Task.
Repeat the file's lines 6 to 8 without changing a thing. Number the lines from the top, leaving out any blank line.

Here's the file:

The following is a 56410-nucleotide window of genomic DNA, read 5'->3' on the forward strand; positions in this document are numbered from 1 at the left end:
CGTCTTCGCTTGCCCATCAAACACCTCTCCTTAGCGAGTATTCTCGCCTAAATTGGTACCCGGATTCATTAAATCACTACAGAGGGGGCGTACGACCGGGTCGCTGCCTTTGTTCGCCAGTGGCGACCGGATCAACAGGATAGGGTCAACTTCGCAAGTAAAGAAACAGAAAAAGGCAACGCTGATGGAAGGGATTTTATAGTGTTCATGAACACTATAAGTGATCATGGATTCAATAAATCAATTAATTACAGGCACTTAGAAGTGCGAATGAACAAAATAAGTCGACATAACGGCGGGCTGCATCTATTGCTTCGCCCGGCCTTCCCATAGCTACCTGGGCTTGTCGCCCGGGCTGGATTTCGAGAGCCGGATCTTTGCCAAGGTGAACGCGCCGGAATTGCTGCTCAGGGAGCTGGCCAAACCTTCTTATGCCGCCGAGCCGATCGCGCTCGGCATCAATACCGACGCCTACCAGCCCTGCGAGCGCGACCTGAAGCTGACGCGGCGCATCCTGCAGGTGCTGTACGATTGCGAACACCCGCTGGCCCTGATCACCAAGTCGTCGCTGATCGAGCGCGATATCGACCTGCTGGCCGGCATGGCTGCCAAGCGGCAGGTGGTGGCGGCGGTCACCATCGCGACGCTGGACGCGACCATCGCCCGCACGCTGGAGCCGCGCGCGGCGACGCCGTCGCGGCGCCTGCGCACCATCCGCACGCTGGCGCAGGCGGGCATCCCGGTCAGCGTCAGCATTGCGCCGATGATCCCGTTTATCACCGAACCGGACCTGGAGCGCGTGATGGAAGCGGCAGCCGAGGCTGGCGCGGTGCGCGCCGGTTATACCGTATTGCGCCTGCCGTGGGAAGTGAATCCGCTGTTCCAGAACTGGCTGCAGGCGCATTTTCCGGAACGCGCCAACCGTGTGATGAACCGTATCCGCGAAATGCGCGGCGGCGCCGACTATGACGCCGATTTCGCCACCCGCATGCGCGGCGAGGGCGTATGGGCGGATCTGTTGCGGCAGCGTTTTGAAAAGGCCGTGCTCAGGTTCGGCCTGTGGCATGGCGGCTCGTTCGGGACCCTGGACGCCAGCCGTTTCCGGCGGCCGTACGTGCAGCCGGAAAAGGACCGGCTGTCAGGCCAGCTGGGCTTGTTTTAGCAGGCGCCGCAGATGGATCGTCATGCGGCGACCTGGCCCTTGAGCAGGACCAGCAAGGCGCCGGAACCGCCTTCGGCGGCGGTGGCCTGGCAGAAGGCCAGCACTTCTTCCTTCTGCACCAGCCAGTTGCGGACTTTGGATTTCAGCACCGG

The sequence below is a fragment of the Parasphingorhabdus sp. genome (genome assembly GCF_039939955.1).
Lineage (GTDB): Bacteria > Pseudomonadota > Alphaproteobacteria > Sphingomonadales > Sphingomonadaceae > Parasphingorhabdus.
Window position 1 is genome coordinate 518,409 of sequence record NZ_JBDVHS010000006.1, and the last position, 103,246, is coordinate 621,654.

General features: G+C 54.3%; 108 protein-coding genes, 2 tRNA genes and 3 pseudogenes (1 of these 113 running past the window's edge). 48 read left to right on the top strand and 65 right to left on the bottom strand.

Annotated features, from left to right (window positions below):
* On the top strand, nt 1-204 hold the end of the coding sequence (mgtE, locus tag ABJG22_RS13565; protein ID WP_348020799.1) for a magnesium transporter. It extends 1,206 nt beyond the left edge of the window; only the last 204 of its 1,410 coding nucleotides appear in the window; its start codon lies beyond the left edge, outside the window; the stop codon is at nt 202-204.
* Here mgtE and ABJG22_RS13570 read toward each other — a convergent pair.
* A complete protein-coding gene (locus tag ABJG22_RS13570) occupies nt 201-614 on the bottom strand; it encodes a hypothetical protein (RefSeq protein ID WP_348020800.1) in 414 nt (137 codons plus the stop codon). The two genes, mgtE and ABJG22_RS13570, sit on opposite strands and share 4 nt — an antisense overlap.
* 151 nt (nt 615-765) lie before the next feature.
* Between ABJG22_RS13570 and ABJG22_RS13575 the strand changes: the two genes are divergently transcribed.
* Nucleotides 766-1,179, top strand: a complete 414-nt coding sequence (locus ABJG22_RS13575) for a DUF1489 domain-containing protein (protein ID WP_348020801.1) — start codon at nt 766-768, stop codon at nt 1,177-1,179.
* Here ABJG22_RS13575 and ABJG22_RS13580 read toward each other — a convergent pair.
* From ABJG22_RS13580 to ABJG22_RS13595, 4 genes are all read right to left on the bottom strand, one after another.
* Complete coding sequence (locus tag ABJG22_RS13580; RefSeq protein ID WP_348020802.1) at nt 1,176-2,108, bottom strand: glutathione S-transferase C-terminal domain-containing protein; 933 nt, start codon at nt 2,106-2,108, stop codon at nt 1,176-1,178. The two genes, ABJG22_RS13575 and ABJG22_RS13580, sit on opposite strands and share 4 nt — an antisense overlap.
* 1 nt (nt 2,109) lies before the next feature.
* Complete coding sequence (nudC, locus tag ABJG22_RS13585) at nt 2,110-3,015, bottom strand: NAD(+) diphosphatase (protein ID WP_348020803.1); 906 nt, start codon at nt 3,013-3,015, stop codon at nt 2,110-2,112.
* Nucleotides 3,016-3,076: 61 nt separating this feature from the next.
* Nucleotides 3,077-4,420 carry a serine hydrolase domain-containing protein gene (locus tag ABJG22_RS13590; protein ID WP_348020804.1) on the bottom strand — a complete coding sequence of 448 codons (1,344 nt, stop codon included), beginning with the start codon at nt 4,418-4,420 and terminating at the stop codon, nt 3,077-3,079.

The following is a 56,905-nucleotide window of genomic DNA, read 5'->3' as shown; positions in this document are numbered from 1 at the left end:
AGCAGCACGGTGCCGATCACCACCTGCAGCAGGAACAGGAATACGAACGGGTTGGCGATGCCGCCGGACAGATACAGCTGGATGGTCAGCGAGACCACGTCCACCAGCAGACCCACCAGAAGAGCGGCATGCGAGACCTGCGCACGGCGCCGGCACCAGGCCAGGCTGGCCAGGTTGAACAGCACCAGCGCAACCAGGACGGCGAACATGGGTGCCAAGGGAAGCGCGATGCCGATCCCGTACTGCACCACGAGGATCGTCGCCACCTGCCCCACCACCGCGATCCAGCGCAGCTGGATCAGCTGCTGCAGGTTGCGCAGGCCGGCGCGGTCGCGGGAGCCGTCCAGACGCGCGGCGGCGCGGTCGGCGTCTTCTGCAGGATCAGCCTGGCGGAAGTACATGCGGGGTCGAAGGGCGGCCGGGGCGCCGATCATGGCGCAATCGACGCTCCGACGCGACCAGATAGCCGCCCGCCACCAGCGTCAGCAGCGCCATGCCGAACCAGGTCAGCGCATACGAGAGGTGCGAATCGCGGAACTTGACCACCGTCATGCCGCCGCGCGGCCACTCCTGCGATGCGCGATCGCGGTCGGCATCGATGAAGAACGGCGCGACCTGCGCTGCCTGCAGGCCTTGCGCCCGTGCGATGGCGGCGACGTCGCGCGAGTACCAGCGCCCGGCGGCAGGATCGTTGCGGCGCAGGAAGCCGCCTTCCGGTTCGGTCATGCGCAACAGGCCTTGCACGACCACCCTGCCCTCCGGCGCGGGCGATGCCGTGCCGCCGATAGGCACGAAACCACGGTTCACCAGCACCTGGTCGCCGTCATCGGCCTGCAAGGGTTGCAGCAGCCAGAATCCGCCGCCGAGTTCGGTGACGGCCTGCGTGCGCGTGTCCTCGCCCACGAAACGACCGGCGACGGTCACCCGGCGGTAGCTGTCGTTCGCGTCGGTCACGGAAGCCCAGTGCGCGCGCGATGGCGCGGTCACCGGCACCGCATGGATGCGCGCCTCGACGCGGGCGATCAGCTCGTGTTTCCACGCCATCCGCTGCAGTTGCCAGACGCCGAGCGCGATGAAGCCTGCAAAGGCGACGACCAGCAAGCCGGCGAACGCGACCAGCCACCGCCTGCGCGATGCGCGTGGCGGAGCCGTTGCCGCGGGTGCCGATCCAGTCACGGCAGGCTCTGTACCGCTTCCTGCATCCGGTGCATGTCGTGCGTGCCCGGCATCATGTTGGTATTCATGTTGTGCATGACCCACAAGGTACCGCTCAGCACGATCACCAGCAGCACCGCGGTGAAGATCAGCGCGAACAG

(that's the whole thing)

General features: G+C 54.3%; 108 protein-coding genes, 2 tRNA genes and 3 pseudogenes (1 of these 113 running past the window's edge). 48 read left to right on the top strand and 65 right to left on the bottom strand.

Annotated features, from left to right (window positions below):
* On the top strand, nt 1-204 hold the end of the coding sequence (mgtE, locus tag ABJG22_RS13565; protein ID WP_348020799.1) for a magnesium transporter. It extends 1,206 nt beyond the left edge of the window; only the last 204 of its 1,410 coding nucleotides appear in the window; its start codon lies beyond the left edge, outside the window; the stop codon is at nt 202-204.